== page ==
Generics and union of type bounds

Hello, folks.
I'm new to Rust and trying to wrap my head around generics and traits interaction. As I understand, I can limit the type my generic is defined for by using type bounds. Like this:

fn dummy<T: A+B>(arg1: T) {}

where A and B some traits. Is it correctly to think about traits A and B as kind of sets of types and about A+B as of set intersection? If so, what's about set union?

Is it possible to define a function over a union (of disjoint) traits, something like this?

trait A {
    fn method_a(self: &Self) -> String;

trait C {
   fn method_c(self: &Self) -> String;

fn func_b<T: A>(x: T) {
    println!("func_b for A: {}", x.method_a())

fn func_b<T: C>(x: T) {
    println!("func_b for C: {}", x.method_c())

Yes, that's a good way to think about it. I believe the code implementing the type system might even treat it that way.

No, it's not possible to do that in Rust. There should only be one instance of a particular "item" (i.e. struct, function, constant, etc.) with a particular name in a particular module, so it's not possible to define multiple func_b() functions.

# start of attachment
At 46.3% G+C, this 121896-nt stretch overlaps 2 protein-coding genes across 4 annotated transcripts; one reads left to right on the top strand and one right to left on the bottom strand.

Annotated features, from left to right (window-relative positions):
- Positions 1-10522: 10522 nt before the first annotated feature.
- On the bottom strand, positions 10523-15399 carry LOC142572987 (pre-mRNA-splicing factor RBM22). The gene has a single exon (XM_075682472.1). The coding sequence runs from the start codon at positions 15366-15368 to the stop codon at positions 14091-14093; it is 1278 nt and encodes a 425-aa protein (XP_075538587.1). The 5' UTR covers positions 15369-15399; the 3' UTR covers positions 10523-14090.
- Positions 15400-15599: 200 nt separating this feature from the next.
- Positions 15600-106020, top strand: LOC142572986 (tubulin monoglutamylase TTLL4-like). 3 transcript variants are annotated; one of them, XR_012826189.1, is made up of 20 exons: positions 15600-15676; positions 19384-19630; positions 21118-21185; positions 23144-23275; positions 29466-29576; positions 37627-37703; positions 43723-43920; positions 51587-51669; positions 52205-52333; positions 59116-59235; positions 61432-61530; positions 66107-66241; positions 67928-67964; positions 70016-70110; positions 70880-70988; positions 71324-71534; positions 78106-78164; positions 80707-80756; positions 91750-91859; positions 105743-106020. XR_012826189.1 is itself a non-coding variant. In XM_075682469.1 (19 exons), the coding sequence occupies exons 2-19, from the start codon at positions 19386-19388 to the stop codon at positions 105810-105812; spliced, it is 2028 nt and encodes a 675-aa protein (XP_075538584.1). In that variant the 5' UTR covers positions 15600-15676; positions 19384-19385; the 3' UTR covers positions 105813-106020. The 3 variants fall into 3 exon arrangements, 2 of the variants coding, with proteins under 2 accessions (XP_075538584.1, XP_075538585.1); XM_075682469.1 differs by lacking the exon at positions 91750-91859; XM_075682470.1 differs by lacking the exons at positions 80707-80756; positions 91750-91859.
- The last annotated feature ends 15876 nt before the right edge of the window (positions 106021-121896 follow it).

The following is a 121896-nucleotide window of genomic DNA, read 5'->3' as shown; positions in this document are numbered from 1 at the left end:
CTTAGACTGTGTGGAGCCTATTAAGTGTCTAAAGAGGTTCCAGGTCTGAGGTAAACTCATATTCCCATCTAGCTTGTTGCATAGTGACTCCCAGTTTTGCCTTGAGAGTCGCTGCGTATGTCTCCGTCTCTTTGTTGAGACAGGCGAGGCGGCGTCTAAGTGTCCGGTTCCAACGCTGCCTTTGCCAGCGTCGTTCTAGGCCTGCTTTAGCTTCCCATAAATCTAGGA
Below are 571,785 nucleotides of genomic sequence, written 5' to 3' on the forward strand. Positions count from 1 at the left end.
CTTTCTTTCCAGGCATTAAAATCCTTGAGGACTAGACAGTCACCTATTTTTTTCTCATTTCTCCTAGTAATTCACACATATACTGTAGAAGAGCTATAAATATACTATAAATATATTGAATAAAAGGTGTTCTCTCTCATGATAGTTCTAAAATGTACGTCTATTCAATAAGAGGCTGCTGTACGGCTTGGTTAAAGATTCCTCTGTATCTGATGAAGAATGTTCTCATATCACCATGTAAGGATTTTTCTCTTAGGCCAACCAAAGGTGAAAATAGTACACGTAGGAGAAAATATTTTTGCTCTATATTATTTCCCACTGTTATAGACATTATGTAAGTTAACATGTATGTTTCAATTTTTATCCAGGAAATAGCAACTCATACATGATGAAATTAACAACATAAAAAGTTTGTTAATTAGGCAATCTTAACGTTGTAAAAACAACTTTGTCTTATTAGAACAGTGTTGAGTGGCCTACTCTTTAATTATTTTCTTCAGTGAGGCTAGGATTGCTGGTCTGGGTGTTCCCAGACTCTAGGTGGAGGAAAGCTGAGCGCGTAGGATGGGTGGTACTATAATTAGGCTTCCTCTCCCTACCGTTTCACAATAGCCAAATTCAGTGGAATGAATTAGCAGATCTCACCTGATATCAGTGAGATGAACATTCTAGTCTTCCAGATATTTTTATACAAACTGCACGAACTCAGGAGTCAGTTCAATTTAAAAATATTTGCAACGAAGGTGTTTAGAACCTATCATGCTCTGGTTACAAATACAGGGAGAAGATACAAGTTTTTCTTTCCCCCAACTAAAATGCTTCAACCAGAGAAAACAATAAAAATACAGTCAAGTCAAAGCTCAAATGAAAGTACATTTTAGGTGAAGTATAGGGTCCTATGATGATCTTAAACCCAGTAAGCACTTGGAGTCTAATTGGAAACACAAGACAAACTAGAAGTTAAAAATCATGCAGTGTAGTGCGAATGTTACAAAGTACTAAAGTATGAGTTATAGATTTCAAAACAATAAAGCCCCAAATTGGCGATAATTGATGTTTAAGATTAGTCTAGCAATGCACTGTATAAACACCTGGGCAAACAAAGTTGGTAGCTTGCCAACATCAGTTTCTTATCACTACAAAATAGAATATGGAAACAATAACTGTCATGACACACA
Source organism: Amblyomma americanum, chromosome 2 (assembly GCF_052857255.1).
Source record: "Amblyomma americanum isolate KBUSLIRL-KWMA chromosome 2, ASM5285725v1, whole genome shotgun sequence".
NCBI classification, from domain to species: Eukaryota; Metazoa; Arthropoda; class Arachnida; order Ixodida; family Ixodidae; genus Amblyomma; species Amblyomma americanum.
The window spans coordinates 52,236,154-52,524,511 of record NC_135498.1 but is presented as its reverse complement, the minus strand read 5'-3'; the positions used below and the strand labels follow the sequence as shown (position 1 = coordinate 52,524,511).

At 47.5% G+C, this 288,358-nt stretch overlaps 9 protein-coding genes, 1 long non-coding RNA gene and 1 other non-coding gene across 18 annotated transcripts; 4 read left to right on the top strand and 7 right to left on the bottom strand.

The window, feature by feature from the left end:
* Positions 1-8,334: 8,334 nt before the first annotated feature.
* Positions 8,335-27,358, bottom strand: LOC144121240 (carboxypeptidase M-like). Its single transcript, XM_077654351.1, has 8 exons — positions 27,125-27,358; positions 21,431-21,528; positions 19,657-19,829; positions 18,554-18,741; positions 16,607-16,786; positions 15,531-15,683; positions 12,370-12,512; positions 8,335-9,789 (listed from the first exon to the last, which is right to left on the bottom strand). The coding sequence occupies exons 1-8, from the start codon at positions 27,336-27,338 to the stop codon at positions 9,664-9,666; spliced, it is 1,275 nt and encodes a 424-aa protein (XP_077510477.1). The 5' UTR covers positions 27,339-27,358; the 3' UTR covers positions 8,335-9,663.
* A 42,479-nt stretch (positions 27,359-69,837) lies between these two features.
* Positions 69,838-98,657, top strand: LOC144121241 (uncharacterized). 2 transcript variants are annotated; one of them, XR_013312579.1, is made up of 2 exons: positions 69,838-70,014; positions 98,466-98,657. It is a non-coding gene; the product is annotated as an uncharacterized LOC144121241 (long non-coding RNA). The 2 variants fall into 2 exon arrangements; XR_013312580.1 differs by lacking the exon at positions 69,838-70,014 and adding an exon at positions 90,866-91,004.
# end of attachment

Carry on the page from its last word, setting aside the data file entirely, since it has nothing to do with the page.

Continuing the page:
To explain why, think about what would happen if I had some type which implements both A and C... There would be no way to know which version of func_b() to call, and because downstream users can implement any trait they want on their types, you would have no way to prevent those situations.


Yeah, I saw this code is being rejected by a compiler. I just don't understand whether it is for the fundamental reason or just for the sake of simplicity. My initial thought was that allowing this code should not be a problem, because afaik generic function is being specialized for a particular type and the compiler can check whether traits intersect for the type in question or not. But maybe it's doomed to become too confusing for users...

This would be some form of negative bounds with coherence and non-overlapping generic trait implementations.

trait AXorC {

impl<T: A + !C> AXorB for T { ... }
impl<T: C + !A> AXorB for T { ... }

(For T to meet T: !A, they must have an explicit impl !A for T {}.)

Feasible, but I doubt we're anywhere close. It also allows for some type of specialization, so it probably has to be restricted to be sound too.

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